For these particular clients, you can:

  1. Save them a substantial amount of money on their Medicare Supplement.
  2. Help with the confusing and cumbersome claim forms.
  3. Help them utilize all of their reimbursement money.
  4. Clarify some of the confusing details, like the fact that they only need to buy ONE product from the exchange and also that they can claim their Medicare Part B premium.

These are just a few examples of ways you can provide outstanding service to your new and existing clients. Be sure to drop a comment in the comments section if you have additional suggestions.

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Service Your Client's Policies

You'd probably be shocked to learn about how many agents out there sell an insurance policy and never follow-up with the client again.

Servicing your client's policies is a given, but how you go about it is also important.

Here are few tips about doing annual policy reviews:

  • Do it on an annual basis
  • Don't wait to do it during AEP
  • Try to do it in person if possible
  • Do a CNA every time
  • Ask for referrals every time

It might sound a little weird to go through the CNA every time you see your client, but circumstances change.


You never know what your client has been through in the last year, and you'd be surprised how different their answers may be the next time you do that CNA.

Tim Bennett, an independent agent since 1986 says, "If you use the CNA, you're going to sell something. Even a bad salesmen will come up with something. You'd be amazed."

If you'd like to read more about policy reviews and using the CNA, here's some additional reading:

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Show You Care During Difficult Times

When you develop a relationship with your clients, you want to show them that you care, especially when they're going through trying times.

And part of that is realizing when your client has no one to lean on – it's more common than you think.

Clients who live alone

According to the Institute on Aging, nearly one third of older adults living outside of nursing homes are living alone. That’s about 11.3 million people ages 75+ that could be suffering from isolation.

There are a few little things you can do to support those lonely clients, including remembering the details about their life (a CRM can help), staying in constant communication (more on that shortly), sending handwritten mail, updating them on industry news, or even a digital system that checks on clients who are particularly close to you.

You can read more about these tips here: 5 Simple Ways to Support Isolated, Lonely Clients

Clients going through a tough time

Other tricky situations include when a client is going through a very tough time, such as being in the hospital. When my daughter was in the NICU, I witnessed firsthand how a small favor could be so humbling.

My advice is to allocate a special savings account for moments like these – say $5 or $10 per client per year – and use that money to show you care during difficult times.

Maybe it's sending flowers, stopping by with a meal, or even just picking up their mail while they're at the hospital.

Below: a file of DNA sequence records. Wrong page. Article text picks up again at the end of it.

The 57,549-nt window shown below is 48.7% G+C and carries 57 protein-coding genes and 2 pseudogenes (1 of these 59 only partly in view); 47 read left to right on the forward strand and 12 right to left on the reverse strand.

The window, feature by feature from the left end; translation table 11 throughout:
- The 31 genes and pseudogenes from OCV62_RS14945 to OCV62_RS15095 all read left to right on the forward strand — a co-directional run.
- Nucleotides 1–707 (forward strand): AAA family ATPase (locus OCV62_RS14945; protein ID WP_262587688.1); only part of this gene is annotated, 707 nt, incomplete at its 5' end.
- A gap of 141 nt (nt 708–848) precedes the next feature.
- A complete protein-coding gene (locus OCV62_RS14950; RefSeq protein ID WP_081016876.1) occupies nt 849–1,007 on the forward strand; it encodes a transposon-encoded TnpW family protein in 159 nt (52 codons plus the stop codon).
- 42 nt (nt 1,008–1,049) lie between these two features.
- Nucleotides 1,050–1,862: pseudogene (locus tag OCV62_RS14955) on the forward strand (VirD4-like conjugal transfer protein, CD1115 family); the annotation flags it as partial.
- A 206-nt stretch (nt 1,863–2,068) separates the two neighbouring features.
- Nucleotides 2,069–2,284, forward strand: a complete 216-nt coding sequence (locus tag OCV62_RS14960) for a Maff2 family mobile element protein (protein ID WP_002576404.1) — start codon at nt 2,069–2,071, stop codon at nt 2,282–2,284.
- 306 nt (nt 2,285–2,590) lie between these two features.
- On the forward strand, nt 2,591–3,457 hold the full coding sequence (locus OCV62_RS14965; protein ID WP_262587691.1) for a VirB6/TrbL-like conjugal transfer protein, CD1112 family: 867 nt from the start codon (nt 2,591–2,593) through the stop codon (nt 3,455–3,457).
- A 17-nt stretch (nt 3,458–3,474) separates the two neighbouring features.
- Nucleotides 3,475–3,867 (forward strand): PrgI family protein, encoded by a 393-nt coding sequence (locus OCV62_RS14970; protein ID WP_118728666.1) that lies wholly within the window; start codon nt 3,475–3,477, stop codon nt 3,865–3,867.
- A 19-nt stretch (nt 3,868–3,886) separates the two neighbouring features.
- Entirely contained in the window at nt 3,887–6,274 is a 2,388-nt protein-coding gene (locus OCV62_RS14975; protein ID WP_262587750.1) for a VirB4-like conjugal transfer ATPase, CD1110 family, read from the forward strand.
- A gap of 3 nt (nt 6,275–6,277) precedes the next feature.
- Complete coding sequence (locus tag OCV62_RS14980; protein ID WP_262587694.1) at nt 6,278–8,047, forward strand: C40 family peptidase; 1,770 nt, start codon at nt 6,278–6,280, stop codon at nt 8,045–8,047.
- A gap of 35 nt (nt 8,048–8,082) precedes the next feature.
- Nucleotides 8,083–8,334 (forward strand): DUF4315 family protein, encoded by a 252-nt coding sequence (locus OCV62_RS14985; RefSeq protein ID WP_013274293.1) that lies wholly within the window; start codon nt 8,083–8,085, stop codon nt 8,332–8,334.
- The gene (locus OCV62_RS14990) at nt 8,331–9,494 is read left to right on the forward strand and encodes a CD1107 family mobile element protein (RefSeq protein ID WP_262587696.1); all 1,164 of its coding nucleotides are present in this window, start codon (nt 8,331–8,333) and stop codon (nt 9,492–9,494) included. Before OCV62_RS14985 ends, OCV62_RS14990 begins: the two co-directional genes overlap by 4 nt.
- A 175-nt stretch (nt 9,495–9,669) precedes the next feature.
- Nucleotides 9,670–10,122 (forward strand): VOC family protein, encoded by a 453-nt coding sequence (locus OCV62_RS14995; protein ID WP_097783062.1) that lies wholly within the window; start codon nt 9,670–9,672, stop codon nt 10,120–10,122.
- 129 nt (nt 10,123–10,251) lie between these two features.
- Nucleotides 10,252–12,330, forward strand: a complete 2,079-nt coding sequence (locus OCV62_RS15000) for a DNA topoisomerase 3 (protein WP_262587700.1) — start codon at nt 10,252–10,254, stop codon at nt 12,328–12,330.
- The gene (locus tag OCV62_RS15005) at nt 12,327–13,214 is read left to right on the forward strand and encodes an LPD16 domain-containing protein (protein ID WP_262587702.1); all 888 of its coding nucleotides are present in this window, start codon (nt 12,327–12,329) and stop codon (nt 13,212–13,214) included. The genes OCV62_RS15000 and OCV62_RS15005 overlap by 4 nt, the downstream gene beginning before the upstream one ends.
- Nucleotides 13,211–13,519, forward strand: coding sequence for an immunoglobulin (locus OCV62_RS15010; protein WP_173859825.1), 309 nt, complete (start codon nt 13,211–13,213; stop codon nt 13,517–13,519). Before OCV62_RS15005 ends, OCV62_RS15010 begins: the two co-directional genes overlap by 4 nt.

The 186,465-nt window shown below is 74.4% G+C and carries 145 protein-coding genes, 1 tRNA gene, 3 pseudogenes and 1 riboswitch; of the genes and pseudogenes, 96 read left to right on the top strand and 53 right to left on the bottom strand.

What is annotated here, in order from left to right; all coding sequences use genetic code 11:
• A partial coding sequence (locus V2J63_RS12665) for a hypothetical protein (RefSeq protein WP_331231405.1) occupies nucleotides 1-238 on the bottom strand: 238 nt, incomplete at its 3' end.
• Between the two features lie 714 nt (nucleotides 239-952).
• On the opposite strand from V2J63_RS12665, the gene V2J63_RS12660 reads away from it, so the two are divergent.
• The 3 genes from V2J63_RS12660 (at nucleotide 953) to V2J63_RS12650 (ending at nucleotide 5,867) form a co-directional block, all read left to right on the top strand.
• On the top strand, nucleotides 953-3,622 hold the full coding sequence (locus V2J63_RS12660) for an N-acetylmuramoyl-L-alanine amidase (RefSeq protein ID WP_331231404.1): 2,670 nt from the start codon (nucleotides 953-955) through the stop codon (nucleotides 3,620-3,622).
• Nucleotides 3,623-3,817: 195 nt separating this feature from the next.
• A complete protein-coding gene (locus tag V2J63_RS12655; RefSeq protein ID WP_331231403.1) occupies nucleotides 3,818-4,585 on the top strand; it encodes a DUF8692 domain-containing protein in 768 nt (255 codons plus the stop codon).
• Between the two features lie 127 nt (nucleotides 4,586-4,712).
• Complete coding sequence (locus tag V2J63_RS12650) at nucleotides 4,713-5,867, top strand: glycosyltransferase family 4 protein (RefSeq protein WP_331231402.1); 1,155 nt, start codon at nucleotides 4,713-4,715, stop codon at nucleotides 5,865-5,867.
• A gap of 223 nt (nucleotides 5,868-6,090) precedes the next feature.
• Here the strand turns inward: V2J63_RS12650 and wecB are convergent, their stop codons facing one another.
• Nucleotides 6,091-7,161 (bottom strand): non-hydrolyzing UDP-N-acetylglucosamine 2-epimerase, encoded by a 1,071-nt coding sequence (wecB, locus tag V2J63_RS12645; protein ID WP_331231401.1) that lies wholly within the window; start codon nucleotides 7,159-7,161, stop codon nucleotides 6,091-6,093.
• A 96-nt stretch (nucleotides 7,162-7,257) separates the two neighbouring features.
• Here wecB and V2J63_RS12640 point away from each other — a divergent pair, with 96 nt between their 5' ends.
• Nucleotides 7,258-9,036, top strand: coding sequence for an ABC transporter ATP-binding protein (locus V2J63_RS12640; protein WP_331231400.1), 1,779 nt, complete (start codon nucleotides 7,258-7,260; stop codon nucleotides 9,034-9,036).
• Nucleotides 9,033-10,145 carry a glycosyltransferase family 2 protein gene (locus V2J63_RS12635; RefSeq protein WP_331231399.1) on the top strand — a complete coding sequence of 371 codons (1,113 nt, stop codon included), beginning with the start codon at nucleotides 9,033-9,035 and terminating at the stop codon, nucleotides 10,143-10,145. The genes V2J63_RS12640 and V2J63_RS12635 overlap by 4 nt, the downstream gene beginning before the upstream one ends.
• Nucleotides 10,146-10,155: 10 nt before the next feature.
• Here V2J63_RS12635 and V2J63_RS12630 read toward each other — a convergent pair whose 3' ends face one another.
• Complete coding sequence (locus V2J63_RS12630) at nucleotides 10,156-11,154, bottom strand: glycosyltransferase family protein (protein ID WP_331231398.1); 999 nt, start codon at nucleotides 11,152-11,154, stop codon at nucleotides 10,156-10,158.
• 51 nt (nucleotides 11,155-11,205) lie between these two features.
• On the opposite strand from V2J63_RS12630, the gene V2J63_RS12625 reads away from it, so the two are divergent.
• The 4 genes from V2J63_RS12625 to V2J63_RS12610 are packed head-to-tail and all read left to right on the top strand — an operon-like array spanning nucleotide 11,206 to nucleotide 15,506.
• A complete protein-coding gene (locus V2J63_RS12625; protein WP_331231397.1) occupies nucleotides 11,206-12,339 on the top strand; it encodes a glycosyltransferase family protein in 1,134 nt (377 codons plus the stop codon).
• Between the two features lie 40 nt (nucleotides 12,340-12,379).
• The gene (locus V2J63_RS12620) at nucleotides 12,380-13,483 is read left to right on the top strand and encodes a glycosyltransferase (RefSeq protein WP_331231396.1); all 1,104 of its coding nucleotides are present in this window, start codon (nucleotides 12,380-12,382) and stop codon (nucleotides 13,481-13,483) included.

Showing beats telling, and no matter how big or small your effort, it's a great way to give back to your clients who have been sending you checks for many years.

When clients pass away

Finally, if worse comes to worst and your client passes away, there are a few things you can do. First and foremost, you or one of your staff members (or interns) should consider checking the obituaries every morning.

If that's not possible or your clients aren't local, you'll likely be notified by a family member. No matter the scenario, you'll want to do a few things:

  1. Handle the death claims
  2. Help the beneficiaries handle the incoming money appropriately
  3. Consider giving condolences, but realize less is more during this time

For Michael Sams, he realizes that the family is dealing with a lot. They have to get something for the funeral home, they have to figure out what to do with the house, and they have to make this or that arrangement.

Simply doing a death claim for the family means a lot. He says he's gotten lots of feedback from clients that he's made their lives so much easier by taking care of that for them – even though a death claim is a pretty easy process.

Read more: What to Do After a Client’s Death: Senior Insurance Agent Discussions

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Stay In Constant Communication With Your Clients

Whether you have clients who are widows or widowers, or you just want to show all of your clients that you care, staying in constant communication is a great idea.

This may feel easier said than done, but one really easy way to do this is to become Facebook friends with clients (if they have a Facebook, of course).


The major advantages to doing this are:

  1. You change the relationship from strictly business to business and friendship
  2. You can share what you're up to with clients without investing in expensive mailers
  3. You see what they're up to, which is great fodder for small talk later on

While it seems like an insignificant little thing to do, it has changed how agents work. It makes the job more personable, which makes meeting up with your clients… fun.

Beyond staying in touch over social media, there are definitely some things you can do to stay in front of your clients and build that relationship.

  1. Send Christmas cards
  2. Call them – just because
  3. Send thank you notes after they do business with you

It's often the most fundamental practices that push us forward – reviewing your client’s file or past notes before a meeting, being on time for appointments, staying on top of industry trends, reaching out to clients with a thank you note for their business, sending birthday or holiday cards. The list is long, but the tasks themselves aren't wildly unrealistic.

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Remember: Agents Matter!

When all is said and done, you matter.

A short while ago, we wrote an article titled Are Insurance Agents Really Necessary? which I think encapsulates all of this pretty simply.

Insurance is changing rapidly, but there’s still that human desire to have an interaction with another person, and the value you provide can’t be replicated by the digital world.

Every day, seniors are turning 65 and confused and frustrated by the world of Medicare. They need the help of an agent, and you can make a big impact on their lives.

Keep doing what you do, and good selling!